A sequence of utterances is a dialogue of speaking subjects or voices that respond to former utterances and anticipate the future ones. There are three factors determining an utterance. First, there is the content with its objects and meaning a theme being objective factor and an authorial concept a subjective factor. The second factor — constitutive for an utterance — is the expressiveness, the emotional-axiological relation of the speaker towards the content that could never be neutral — while, of course, always being appropriated form other socially specific utterances.

Bakhtin speaks mainly of the intonation and accent. On one hand, there is the expressiveness of an utterance as a function of an individual author that struggles with alien expressions on the same subject; therefore we could speak of a micro-dialogue within a single word as an utterance. But on the other hand, we have to consider the typical expressions and intonations connected to particular types or groups of utterances speech genres , which make them social, not individual. It is apparent that the utterance is dialogic, i.

It is not important whether an utterance is monologic or polyphonic — it is fundamentally dialogic. The third factor determining an utterance concerns the relationship of the speaker with the other and his utterances, the existing and the anticipated ones. An utterance transgresses its borders into past linguistic semiotic, ideologic formulations as their understanding, but also into the future ones by speaking to them; it tries to anticipate them — in a particular form and considering a particular addressee who is not just an empty form of the structuralist ideal reader.

An utterance always attempts to reject the objections already while still anticipating them. To understand an utterance, being itself an understanding answer, it requires at least two speaking subjects. But the Bakhtinian concept of dialogue requires three of them. We find more then one formulation. A word is a drama that features three persons it is not a duet but trio.

It happens outside the author […][24]. In this case we have the voices of the past speakers, the present author and future voices that will form contexts for understanding. But there is another trio — a more interesting one — concerning the dialogical nature of understanding. The understanding and also the existence of language and consciousness in general always requires two subjects.

They exist only among whole utterances — really or at least potentially whole ones — behind which one can find or within which are represented real or potential speaking subjects. These utterances may be strictly monologic discursive products. Let us look at the key sentences. The understanding itself as dialogic element enters the dialogic system and somehow changes its total sense.

Every utterance has always its addressee of different characters, different levels of proximity, specificity, awareness etc. Because it is impossible to think of the relationships between the utterances from a point external to the field of utterances, i. Despite apparent finality of the word there is always a way out that prevents its dogmatisation. The word wants to be heard, understood, it wants to be an answer and again to reply a question and so on ad infinitum.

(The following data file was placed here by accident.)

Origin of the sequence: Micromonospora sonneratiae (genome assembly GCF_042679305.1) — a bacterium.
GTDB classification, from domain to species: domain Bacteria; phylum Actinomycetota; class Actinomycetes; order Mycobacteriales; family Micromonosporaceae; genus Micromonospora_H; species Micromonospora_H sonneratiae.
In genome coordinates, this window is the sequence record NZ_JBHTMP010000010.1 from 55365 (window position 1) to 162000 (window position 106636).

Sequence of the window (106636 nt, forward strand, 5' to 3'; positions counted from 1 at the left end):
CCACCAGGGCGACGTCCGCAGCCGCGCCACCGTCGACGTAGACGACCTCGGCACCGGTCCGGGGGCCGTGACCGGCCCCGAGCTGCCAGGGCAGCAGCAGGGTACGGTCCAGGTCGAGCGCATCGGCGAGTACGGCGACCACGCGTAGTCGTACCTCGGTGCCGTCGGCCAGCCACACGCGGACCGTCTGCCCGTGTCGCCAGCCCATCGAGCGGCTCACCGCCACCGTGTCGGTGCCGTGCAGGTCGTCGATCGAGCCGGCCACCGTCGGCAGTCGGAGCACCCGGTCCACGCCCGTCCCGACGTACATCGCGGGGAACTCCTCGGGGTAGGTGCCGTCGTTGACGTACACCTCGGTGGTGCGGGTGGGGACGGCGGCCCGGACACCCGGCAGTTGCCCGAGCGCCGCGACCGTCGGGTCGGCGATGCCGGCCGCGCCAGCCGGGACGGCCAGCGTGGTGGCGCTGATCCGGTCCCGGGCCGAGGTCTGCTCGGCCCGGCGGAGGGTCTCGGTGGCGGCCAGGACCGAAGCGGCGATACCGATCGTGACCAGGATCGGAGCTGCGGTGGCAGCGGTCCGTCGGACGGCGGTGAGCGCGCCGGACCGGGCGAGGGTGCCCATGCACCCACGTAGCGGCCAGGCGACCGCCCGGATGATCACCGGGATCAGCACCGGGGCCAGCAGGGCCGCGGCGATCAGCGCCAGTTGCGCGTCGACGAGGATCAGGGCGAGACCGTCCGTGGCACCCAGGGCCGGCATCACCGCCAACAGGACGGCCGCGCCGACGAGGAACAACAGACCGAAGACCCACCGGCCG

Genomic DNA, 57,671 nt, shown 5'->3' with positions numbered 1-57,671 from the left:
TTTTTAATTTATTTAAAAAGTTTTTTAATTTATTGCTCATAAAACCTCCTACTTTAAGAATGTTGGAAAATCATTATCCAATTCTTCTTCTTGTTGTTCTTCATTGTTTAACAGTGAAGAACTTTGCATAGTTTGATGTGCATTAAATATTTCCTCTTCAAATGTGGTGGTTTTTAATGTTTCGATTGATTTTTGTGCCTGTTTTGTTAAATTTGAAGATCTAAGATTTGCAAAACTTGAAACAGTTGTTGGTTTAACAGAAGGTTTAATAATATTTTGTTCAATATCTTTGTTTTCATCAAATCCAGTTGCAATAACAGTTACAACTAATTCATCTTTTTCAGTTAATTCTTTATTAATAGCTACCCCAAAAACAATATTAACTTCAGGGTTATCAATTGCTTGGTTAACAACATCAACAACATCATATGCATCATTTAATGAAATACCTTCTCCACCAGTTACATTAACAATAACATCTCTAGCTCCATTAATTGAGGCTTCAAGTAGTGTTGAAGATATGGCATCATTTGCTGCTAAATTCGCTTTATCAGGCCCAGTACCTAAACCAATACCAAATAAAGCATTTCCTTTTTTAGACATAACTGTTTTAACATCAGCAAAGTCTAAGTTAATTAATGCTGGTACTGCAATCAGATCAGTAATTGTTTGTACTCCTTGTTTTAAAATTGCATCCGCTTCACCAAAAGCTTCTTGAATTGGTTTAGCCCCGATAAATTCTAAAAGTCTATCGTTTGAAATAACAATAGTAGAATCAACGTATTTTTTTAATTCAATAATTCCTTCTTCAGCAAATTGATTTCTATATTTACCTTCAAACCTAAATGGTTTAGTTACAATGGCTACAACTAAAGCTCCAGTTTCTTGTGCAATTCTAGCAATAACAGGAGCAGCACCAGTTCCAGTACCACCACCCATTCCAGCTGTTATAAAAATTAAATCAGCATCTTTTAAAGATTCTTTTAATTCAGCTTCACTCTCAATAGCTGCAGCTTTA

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There is neither a first nor a last word and there are no limits to the dialogic context it extends into boundless past and boundless future. Even past meanings, that is, those born in the dialogue of past centuries, can never be stabile finalized, ended once and for all — they will always change be renewed in the process of subsequent, future development of the dialogue. From what has been said, we can conclude that every utterance — or a word, which can be compared to an utterance as a whole[33] — is an active element in an endless dialogue and, as such, a complex web of voices.

The dialogism determines words intrinsically and their relationships to other words. Linguistic concepts, such as grammar, could never reach real relationships in a language. These are only heuristic tools useful for the analysis of dead Classical languages where they were also developed and for synchronic aspects of language. The diachronic aspect of language as dialogue of personalities for example heroes as ideologists in the polyphonic novel is from the linguistical point of view nonexistent. Thus we stumble upon a new problem, how to study language in its generic aspect. Bakhtin supplies his own answer — metalinguistics and the speech genres.

The term metalinguistics existed before Bakhtin and meant the study of relations between language and society or culture. The foundational scheme of a metalinguistic relation is dialogism. It is expected for a theory to try to find different types of its basic elements, in this case the basic element being an utterance it is not surprising that Bakhtin attempts to discover more or less stabile types of utterances.

He names them speech genres; also ideological or life- genres.

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They are first mentioned in Marxism and the Philosophy of Language. They are closely linked with particular areas of communication. It is important to mention constant expressions being typical relationships of speakers towards the content of an utterance. Bakhtin speaks of typical addressees e. Utterances and their types are transmitting belts that connect the history of society with history of language.

It is impossible for a new phenomenon phonetic, lexical, grammatical to enter the system of language without passing a long and complex way of generic and stylistic testing and transformation. Remaining also is a Marxism which does not subscribe to any philosophy of history and which certainly does not maintain that capitalism will inevitably lead to communism. This Marxism has no system of interrelated concepts that guarantee a scientific analysis. Further, it possesses no worked out theory of the relations between economic structures and cultural structures but for that limited knowledge which scientific practice provides.